- Tar sands mining utterly decimates the land, flattening the land’s natural contours and turning it into a vast expanse of rubble and toxic waste.
- Strip mining will remove the trees and soil; grade the land; and dig and pulverize the earth to extract oil-containing rock. After stripping and crushing and processing rocks to extract the tar, US Oil Sands would leave a moonscape of rubble, in the company’s chilling words, “as clean as beach sand.”
- Producing a barrel of synthetic crude oil from the tar sands releases up to three times more greenhouse gas pollution than conventional oil.
- Generating the heat needed to extract bitumen from the tar sands and upgrade it. uses a huge amount of energy.
- Producing oil from tar sands requires using up two to five barrels of water for every single barrel of oil created.
- Beautiful Willow Creek is at risk as it winds through Main Canyon below U.S. Oil Sands’ test pit, carrying water to the Green River and onto the Colorado river.
- Extracting bitumen from the tar sands will mobilize heavy metal compounds present in the tar including uranium, mercury, and arsenic. Tar processing will cause these dangerous toxins which can cause cancer, birth defects, and mutations to move into the water supply, spreading poison in the Green and Colorado River.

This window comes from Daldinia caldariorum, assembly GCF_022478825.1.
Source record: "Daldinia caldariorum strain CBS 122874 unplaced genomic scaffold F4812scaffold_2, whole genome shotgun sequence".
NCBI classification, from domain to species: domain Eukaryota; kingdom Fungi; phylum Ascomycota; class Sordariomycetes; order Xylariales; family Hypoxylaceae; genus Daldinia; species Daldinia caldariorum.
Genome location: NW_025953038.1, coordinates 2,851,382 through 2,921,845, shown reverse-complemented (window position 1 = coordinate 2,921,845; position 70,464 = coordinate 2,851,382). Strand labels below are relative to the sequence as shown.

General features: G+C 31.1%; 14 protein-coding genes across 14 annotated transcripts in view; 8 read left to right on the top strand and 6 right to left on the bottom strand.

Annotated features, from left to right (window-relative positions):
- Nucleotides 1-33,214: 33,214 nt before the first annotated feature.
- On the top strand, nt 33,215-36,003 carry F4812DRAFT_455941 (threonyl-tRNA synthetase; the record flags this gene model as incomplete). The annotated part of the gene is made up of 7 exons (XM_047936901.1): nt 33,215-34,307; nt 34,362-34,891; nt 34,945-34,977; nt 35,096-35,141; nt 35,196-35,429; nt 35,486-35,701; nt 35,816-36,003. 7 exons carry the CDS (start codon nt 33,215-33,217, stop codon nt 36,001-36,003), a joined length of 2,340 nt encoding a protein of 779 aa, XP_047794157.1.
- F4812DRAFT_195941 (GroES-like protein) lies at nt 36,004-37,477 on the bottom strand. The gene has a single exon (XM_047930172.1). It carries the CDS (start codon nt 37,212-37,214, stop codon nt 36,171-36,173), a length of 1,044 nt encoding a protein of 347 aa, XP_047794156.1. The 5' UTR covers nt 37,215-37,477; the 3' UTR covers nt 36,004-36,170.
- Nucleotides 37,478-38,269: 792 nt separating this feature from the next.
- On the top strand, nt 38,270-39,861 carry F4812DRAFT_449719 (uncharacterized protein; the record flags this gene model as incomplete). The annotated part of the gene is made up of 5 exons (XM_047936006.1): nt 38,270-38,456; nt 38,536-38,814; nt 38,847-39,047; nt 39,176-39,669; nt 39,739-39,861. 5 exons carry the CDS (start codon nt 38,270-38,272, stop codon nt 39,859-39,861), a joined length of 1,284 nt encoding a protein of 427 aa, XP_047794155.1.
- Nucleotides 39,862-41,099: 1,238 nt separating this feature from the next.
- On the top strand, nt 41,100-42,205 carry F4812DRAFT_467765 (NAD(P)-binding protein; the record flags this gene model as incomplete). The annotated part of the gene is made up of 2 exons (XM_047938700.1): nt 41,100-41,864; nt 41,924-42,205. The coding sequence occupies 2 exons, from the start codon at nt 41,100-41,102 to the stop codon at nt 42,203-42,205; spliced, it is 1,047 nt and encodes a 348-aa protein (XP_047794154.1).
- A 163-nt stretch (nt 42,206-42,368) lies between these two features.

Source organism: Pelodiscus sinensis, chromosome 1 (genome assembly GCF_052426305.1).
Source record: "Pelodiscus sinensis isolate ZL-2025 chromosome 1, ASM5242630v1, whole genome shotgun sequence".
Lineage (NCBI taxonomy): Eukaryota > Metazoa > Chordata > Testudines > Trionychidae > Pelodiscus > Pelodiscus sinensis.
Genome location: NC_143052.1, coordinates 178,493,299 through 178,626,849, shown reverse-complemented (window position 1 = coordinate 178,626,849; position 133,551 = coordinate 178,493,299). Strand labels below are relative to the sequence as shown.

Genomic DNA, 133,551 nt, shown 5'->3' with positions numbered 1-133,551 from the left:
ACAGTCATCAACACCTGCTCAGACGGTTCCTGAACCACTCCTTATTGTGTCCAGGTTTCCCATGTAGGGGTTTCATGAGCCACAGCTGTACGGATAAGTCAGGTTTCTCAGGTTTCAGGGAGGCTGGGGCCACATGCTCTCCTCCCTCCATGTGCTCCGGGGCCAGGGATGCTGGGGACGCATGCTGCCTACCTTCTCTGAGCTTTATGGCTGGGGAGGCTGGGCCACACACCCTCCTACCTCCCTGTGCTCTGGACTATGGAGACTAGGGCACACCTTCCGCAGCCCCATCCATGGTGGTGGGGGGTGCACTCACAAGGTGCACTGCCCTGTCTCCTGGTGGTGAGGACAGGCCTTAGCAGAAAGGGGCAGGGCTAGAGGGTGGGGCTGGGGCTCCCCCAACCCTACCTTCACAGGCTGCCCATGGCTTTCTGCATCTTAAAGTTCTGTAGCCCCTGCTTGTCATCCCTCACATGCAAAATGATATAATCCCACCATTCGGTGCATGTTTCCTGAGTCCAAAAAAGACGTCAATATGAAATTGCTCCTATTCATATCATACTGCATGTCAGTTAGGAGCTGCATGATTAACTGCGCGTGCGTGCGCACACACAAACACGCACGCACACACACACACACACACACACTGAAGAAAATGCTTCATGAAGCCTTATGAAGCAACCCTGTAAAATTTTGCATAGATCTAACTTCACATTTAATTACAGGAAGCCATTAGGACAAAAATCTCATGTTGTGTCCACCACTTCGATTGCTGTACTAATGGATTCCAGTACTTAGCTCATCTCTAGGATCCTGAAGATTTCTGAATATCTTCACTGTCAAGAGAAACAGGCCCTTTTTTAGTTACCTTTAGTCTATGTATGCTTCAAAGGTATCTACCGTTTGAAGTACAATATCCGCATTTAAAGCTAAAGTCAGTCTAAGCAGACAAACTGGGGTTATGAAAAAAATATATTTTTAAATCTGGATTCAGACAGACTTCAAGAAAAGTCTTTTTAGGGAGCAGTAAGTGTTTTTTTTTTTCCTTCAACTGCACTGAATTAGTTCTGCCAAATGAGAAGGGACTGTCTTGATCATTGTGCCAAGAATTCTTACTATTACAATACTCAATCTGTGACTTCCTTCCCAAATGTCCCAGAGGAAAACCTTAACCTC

- Water rights are over extended in the west. (Currently, 80% of the Colorado’s flow goes to irrigation, and the Colorado supports 40 million water drinkers.)There is no unclaimed water available for strip mining.
- Numerous tar sand and oil shale mining projects have started in the US however none has ever been economically successful. In 1982, Exxon pulled out of Colorado oil shale overnight, laying off 2,000 people with no warning.